Ex-astronaut Lisa Nowak was back in court today, trying to get a judge to throw out key evidence against her.
Her trial, on charges of assault and attempted kidnapping in a love triangle, is now set for April 7. It was scheduled to begin next week, but her attorney, Don Lykkebak, asked Judge Marc Lubet to consider two motions — either of which, if granted, would have a serious impact on her case.
One motion would prevent Nowak's 72-page statement to an Orlando police detective from being used as evidence in her case. The other would keep the evidence seized from Nowak's BMW from being used against her as well.
Nowak is a Navy captain, more famous now as a criminal defendant than as an astronaut, who by all accounts performed well on her one space shuttle mission in July 2006. She is the mother of three and separated from her husband, Richard, who is a flight controller at the Johnson Space Center.
Many who know her want one key question answered: How could a bright, talented woman fall so dramatically from grace?
She reportedly broke up with her husband shortly before the weekend she drove a thousand miles to Orlando to confront Air Force Capt. Colleen Shipman, the woman who is said to have been her rival for the love of fellow astronaut Bill Oefelein. In an airport garage, Nowak allegedly stalked Shipman and attacked her with pepper spray.
In her car, police say they found, among other things, rope, a pellet gun, a knife and a steel mallet.
An Affair Turned Sour
Evidence released since Nowak's arrest on Feb. 5 suggests a love affair between Nowak and Oefelein. He thought it was over; she apparently thought differently.
Oefelein told police he had been having an affair with Nowak for "some time." They had worked together on several projects at the Johnson Space Center in Houston and had belonged to the same bicycling team. He was paying for a cell phone for her so he could call her privately.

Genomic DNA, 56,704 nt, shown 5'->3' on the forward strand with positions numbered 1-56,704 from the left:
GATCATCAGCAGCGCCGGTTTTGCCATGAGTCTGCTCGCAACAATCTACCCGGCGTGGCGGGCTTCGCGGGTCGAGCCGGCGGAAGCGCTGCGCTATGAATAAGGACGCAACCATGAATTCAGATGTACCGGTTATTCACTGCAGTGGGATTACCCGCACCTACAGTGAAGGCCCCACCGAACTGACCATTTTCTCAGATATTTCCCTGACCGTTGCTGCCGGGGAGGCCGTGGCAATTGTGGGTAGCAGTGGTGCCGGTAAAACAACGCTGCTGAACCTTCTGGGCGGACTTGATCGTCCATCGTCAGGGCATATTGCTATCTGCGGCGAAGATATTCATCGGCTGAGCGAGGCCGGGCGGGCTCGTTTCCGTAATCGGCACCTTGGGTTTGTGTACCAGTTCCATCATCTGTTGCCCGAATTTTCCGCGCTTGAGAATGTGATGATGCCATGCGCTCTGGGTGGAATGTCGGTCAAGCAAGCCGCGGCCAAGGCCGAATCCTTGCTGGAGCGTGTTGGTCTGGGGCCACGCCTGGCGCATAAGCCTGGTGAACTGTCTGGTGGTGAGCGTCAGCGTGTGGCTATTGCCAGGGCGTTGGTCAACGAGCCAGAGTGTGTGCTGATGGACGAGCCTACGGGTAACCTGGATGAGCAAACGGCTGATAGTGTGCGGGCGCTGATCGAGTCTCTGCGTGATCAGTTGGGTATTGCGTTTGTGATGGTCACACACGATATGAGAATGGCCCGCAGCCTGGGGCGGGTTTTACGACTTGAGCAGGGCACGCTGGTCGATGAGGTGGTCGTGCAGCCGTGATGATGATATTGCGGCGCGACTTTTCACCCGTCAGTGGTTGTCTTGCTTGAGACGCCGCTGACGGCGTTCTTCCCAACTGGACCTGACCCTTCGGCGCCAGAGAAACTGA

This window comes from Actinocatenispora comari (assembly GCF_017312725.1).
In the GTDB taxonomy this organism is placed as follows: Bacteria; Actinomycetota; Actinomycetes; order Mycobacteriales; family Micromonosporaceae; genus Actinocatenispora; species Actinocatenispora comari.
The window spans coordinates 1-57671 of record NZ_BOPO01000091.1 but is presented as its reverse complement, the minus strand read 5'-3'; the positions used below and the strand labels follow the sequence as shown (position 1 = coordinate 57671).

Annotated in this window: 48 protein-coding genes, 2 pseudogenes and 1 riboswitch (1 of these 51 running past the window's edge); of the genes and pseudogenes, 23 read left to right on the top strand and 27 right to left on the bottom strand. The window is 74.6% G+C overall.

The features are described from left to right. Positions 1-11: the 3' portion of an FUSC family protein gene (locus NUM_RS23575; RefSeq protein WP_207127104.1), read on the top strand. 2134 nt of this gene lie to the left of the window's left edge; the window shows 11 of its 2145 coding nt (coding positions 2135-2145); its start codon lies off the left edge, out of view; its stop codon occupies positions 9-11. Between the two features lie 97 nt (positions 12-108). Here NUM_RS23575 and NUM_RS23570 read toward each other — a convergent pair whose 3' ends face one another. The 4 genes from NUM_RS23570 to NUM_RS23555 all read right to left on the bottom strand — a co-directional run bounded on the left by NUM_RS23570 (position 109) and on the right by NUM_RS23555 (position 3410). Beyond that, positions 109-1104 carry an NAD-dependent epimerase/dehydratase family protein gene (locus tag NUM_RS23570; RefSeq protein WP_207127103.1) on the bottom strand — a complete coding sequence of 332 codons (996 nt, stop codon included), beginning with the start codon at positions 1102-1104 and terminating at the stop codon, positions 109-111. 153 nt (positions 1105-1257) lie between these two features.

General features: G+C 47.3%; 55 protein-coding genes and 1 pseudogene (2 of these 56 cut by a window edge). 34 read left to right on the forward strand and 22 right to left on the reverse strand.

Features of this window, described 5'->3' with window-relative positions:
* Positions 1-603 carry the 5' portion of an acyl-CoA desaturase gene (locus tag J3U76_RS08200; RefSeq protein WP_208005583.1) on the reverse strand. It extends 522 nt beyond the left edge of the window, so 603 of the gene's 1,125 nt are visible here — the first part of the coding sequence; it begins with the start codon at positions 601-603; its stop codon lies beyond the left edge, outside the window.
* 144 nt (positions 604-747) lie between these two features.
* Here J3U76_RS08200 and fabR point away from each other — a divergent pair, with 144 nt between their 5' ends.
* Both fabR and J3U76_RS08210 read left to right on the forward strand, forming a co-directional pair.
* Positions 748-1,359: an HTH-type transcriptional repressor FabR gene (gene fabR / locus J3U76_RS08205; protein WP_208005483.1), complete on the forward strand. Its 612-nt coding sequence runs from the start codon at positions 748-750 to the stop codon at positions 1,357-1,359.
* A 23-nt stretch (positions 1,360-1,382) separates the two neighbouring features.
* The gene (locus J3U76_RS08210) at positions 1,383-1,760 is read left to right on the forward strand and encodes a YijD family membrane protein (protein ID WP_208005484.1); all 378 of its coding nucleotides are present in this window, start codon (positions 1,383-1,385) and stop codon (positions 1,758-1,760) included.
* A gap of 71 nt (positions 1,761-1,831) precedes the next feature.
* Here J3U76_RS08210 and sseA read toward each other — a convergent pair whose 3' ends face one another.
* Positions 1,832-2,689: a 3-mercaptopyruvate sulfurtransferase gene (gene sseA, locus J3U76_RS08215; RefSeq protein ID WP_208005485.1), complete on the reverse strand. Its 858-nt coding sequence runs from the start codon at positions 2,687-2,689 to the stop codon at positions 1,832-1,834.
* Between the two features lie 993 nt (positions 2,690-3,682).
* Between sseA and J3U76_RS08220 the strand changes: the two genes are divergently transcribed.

Oefelein met Shipman at the Kennedy Space Center last fall while he was training for a December shuttle flight. He continued to date Nowak even while he was getting more involved with Shipman, according to his statement to investigators from the Orlando Police Department.
Shipman thought she was the only one dating Oefelein. "He told me he had a relationship with a lady that he works with and that the relationship was over, and he had told that lady that the relationship was over," she said. "I asked him if he made it clear to her that it was over and he said yes."
When asked by police whether Oefelein had ever mentioned having problems with Nowak, Shipman replied, "I asked him, are you sure that she's OK with this? Because you know how these things go, and I said is there gonna be some crazy lady showing up at my door trying to kill me, and he said, no, no, she's not like that, she's fine with it, she's happy for me."
Apologies to the 'Other' Woman
Nowak apologized to Shipman after an earlier hearing last month — it was an apology that stunned legal observers.
"The past six months have been very difficult for me, my family and others close to me. I know that it must have been very hard for Colleen Shipman and I would like her to know how very sorry I am about having frightened her in any way and the subsequent public harassment that has besieged all of us."
Those who know Nowak are still mystified. NASA has asked its astronauts not to comment on her case, citing the coming trial.
Astronaut Piers Sellers spoke out on her behalf. He flew with Nowak on the shuttle Discovery and "spent his own time and dime" to fly to Orlando last month to testify for her during her hearing.
He told reporters, "Just over a year ago, I was on a space shuttle mission with Lisa Nowak. There were many times during the spaceflight when my life was literally in her hands, I felt then and I feel now that I was in good safe hands."
Lykkebak, Nowak's attorney, has filed documents with the Orange County Court stating his intent to pursue a mental health defense on Nowak's behalf.
Lykkebak told ABC News, "Even the most naive observer should recognize that Lisa Nowak's behavior on Feb. 5 was uncharacteristic and unpredicted for such an accomplished person with no criminal record or history of violence."